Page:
Last time we went to Naples we enjoyed the pastiera and didn’t so much enjoy the pickpocketing. This time round there was, thankfully, none of the latter. Though because of the earlier experience we didn’t take a camera, and I kept neglecting to take photographs with my (crappy replacement-for-stolen) phone. Hence this one isn’t very well illustrated. Sorry – I realise food blogging needs fancy photography but, well…. Boh. È già.
Naples is a great city if you like stodge. Sure, it has amazing restaurants too, but the most tangible food, the food you’ll probably notice first – especially if you’re visiting the centro storico – is the street food.
Along Spaccanapoli and Via Tribunali are dozens of places selling, basically, deep-fried stodge. Who says Glaswegians invented deep-fried pizza? Apparently, there’s been stodgy, fried street-food in this ancient Greek then Roman town for millennia.
We tried a bread-crumbed, deep-fried pasta patty, a crochetta (potato croquette, with bits of mystery meat), and a sausage (with provolone in it) wrapped in dough and… deep-fried (possibly called “wurstel in camicia” – “vienna sausage in a shirt”). I love stodge and deep-fried food, but even I felt a bit wobbly after these items. (I would have been even wobblier if I’d been forced to try the tripe and lemon juice we saw for sale from a cart down by Castel dell’Ovo on the seafront.)
Later on, I fancied some beer (ofc). I’d tried looking up real beer places in Napoli, but I couldn’t really find any in the centro storico. Then we wandered past La Stanza del Gusto on Via Santa Maria di Costantinopoli. It’s basically in Piazza Bellini, which is a great spot for an evening drink, amid the dilapidated, graffitied, litter-strewn grandeur. Most of the other bars there, however, only serve industrial beers, which gave La Stanza the edge for us as it had a good selection of international real beer.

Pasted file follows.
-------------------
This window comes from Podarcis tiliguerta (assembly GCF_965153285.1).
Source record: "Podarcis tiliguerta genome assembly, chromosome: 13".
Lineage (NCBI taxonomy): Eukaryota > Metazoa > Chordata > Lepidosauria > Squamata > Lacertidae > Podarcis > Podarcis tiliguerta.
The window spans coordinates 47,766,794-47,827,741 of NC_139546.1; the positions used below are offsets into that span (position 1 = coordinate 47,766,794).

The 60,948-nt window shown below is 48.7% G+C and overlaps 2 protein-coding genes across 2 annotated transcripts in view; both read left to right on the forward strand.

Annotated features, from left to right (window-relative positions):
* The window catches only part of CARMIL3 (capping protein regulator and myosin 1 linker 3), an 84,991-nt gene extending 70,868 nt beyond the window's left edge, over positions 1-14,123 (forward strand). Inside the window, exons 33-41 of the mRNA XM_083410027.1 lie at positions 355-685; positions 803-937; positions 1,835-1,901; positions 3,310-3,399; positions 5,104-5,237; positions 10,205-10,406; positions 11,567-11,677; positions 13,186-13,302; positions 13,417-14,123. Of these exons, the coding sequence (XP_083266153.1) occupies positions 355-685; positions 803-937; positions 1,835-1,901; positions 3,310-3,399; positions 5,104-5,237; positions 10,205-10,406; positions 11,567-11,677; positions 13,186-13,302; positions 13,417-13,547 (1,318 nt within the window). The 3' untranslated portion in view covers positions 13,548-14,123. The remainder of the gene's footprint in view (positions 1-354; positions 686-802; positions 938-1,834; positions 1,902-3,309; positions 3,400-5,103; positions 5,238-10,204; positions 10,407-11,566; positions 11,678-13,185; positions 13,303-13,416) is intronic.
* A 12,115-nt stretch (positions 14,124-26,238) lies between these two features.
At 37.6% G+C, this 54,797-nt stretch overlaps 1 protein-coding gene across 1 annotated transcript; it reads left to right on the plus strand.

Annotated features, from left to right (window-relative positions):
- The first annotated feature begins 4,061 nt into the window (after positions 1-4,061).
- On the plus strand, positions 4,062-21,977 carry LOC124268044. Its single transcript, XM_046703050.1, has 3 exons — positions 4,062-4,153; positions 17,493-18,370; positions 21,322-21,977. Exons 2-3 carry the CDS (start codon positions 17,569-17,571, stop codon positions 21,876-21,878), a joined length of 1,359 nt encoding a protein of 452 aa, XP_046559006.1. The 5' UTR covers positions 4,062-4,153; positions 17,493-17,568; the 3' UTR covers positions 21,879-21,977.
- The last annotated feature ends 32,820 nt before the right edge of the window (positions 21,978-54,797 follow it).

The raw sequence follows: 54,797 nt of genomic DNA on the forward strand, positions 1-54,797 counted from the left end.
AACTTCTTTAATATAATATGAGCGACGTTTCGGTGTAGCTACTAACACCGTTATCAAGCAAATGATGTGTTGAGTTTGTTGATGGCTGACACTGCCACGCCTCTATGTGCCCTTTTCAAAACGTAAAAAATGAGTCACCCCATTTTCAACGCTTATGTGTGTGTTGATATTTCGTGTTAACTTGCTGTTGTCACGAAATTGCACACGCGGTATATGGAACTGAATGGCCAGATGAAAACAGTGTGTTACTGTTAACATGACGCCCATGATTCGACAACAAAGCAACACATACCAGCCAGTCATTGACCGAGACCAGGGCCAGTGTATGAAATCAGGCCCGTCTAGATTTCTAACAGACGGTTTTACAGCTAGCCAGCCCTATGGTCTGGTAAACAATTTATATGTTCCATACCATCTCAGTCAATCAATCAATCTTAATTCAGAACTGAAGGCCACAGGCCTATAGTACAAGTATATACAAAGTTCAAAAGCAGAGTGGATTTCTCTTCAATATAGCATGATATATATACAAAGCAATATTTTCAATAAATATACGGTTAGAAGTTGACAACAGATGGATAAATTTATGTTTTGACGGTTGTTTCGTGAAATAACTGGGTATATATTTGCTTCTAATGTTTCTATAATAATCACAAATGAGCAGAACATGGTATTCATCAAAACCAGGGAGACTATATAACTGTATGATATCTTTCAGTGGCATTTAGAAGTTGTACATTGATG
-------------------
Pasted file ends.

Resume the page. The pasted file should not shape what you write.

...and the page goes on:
I always prefer to eat and drink local, though it’s especially nice to be able to do this with beer. When we asked for something Italian, and local, the helpful guy went behind the bar as if he was digging into a special stash and gave us a slightly strange sales pitch. Fran had a Lemonale, which he referred to as a bit “gay” (so not exactly PC).
This is a top fermented beer from Birra Karma brewery, which is based in Alvignano, 45km north of Napoli. It’s a 5.5% ABV beer that’s made with water, malted barley, rye, organic honey, Fair Trade cane sugar, hops, spices and yeast: but no actual lemon. Despite this, it was very citrusy, a little sweet, with a smooth, even body and some coriander. Karma’s own site says it’s in the style of Belgian blanche. Very refreshing.
I had a Trentatré (33) Ambrate from AF Birra/Aeffe – another local Campania brewery, this time based near Salerno. Aeffe’s site describes it as a “Scottisch Ale” while the good old Guida alle birre d’Italian 2013 says it’s 6% ABV and made with Maris Otter barley malt, and refers to it being a beer “inspired by the English tradition”. Italians really aren’t very good when it comes to the whole English-British thing, with many using the former as a synonym for the latter (I’m constantly telling a highly educated historian friend there was no “English army” in WW2, it’s the “British army”).
Anyway, Trentatré Ambrate has a rich amber colour, with a nicely balanced, deep, slightly fruity flavour of malts and bitter hops. Just to continue his un-PC strain of jovial chat, the waiter said this was a better beer to “picchiare la moglie” (ie, he was calling it “wife-beater” – a name used in England for Stella Artois, for some reason).